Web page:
Why big savers may be at risk
The government-backed safety-net for cash deposits has three large holes in it...
The financial crash of 2007/09 showed just how risky investing can be.
After the UK stock market peaked in mid-June 2007, it almost halved. In fact, London's leading stock-market index, the FTSE 100, nose-dived by 48% within 21 months. (Read The scary truth about shares to find out more.)
Also, property values suffered during the credit crunch and economic downturn. At its peak in August 2007, the average UK home cost £199,612, according to the Halifax House Price Index. By April 2009, this had slumped to £154,663, a fall of 23% in 20 months.
Safe, secure savings
During the worst global downturn since the Thirties, almost no assets escaped unscathed. The obvious exception was cash, which rode out the crash in its usual steady-but-dull fashion.
Although savers didn't lose any of their capital during the downturn, the buying power of their cash has been eroded by inflation (the rising cost of living). In the four years to June 2011, the Retail Prices Index (RPI) measure of inflation rose by 13.5%. In other words, it takes £113.50 of today's money to buy goods costing £100 in June 2007.
Thus, unless your savings have grown by 13.5% after tax over the past four years, then they can buy less today than they could in June 2007. Happily, the top savings accounts, especially tax-free cash ISAs have done this, thus maintaining the 'real' value of cash after inflation.
Moral of the story? It really is worth the effort involved in constantly shopping around for the best savings rates.
The savings safety-net
There's one big reason why cash is so safe and secure: UK-registered banks are covered by a government-backed safety-net known as the Financial Services Compensation Scheme (FSCS).
In the event that a UK-registered bank gets into trouble (as Northern Rock did in September 2007), the FSCS guarantees 100% of the first £85,000 per person per institution. For a couple with a joint account, this guarantee is doubled to £170,000 per institution.
Recent question on this topic
Thus, the existence of the FSCS makes cash deposits safer than property, shares, bonds and other investments. Despite this, saving in cash is not completely risk-free. Alas, there are three gaping holes in the FSCS safety net for savings that big savers in particular need to be aware of.
Here they are:
1. £85,000 limit
The first problem is that FSCS support for savings is not unlimited. As I explained above, this guarantee stops at £85,000 per person per institution. Thus, if you have, say, £100,000 in a single account, then £15,000 of this will not be protected by the FSCS.
The simple solution to this problem is to keep no more than £85,000 in any one account (£170,000 for a couple). Thus, spreading your savings between institutions makes them safer.
2. One licence could cover many banks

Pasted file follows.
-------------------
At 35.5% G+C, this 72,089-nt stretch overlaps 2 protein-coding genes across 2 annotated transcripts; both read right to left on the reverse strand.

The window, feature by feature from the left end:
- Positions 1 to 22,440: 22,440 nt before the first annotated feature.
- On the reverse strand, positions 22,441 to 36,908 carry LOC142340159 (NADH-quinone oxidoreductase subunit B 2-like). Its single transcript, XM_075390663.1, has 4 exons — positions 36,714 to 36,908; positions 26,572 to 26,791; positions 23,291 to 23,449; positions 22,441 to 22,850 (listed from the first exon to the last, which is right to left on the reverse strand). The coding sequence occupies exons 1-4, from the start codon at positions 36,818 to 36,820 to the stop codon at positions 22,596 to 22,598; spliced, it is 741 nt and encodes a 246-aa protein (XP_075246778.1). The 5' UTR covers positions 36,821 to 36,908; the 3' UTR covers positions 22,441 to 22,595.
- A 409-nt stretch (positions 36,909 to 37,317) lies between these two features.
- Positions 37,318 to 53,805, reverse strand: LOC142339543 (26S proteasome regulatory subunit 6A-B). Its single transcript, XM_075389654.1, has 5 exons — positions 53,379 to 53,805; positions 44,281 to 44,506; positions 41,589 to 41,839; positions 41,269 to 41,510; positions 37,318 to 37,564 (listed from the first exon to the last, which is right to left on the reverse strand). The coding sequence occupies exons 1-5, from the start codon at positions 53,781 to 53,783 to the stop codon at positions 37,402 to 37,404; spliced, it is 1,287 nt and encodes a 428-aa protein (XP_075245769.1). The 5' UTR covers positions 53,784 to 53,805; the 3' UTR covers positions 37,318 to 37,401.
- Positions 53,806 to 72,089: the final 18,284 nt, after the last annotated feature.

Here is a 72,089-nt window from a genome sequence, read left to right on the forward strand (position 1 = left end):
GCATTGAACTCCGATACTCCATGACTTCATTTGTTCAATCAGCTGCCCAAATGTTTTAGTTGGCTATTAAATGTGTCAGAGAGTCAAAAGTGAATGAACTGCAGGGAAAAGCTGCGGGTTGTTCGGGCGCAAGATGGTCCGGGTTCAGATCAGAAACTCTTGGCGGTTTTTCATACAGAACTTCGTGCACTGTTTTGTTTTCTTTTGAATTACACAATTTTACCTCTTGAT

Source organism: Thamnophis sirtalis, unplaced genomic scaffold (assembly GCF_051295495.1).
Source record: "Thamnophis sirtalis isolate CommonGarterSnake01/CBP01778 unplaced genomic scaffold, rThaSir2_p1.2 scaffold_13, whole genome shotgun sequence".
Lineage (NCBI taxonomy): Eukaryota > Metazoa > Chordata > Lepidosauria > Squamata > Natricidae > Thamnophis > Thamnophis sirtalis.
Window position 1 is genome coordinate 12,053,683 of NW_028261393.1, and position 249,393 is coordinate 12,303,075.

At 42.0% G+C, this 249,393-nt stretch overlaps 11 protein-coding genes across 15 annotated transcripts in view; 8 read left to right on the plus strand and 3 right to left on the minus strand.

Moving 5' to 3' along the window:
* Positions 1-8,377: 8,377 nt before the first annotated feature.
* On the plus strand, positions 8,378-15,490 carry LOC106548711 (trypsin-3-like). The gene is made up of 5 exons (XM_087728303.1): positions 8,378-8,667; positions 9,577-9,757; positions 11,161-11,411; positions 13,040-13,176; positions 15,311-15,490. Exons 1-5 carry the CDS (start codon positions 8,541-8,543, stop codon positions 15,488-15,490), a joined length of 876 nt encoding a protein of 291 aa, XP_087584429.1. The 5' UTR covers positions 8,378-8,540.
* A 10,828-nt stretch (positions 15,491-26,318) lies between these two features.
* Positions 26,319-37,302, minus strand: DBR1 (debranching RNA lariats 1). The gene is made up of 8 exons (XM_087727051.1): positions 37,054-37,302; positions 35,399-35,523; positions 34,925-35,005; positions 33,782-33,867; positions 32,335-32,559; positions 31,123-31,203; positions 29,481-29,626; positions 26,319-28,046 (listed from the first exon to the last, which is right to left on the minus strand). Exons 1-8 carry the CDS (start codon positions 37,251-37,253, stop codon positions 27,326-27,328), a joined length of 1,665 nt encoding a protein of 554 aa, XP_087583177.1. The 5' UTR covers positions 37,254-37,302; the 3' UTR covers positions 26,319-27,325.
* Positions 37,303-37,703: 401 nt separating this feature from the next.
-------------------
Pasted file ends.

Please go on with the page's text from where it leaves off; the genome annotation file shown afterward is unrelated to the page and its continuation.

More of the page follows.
The second problem is that the FSCS cover applies per institution, not per bank or building society.
A wave of banking mergers and takeovers in the Noughties created mega-banks such as Lloyds Banking Group, Royal Bank of Scotland and others which operate under a wide range of brands.
For example, Lloyds operates under its own name, as well as the AA, Bank of Scotland, Birmingham Midshires, Cheltenham & Gloucester, Halifax and Intelligent Finance brands. Similarly, RBS has its core brand, plus NatWest, Ulster Bank and Coutts.
Is there a simple way to tell which brands are covered under a wider 'umbrella' FSCS licence, or whether they have their own, separate FSCS licence?
Alas, the answer is no. The only way to tell whether your £85,000 protection applies per brand or per bank is to check each institution's FSCS licence on the FSA website. Here's the full list of linked deposits.
For instance, the UK's biggest building society, Nationwide BS, has one licence covering itself, Cheshire BS, Derbyshire BS and Dunfermline BS. Thus, if you have more than £85,000 of savings spread across these four building societies, then some of your savings aren't covered by the FSCS.
3. There's no claims pot
Although the FSCS is backed and managed by the government, there is no multi-billion-pound pot at the heart of the scheme, awaiting the next batch of claims. Instead, the FSCS is funded by the financial services industry on a pay-as-you-go basis.
Each year, the FSCS charges a levy to FSA-registered firms based on its estimates of the compensation it expects to pay out. If this levy is too low, say, when a massive wave of claims comes in, then the FSCS can borrow to meet its promises to the public.
In short, the FSCS is only as strong as the government backing it. Right now, the UK is AAA-rated, which is the highest credit rating available. However, as our nation's finances weaken (which they have dramatically since 2007), then the protection provided by the FSCS will become gradually weaker.
Despite these shortcomings in the safety-net for UK savers, things could be worse.
I'd much prefer to have money on deposit with UK banks than, say, those in bailed-out countries such as Ireland and Greece. Ultimately, a banking system is only as strong as the state supporting it, so Irish and Greek banks look far too risky for my liking.
Similarly, I wouldn't keep even a single penny in offshore bank accounts, such as those on offer in the Channel Islands, Isle of Man and other overseas tax havens. These accounts are not covered by the FSCS, so they rely on the lesser protection offered by foreign states. Not for me, thanks very much!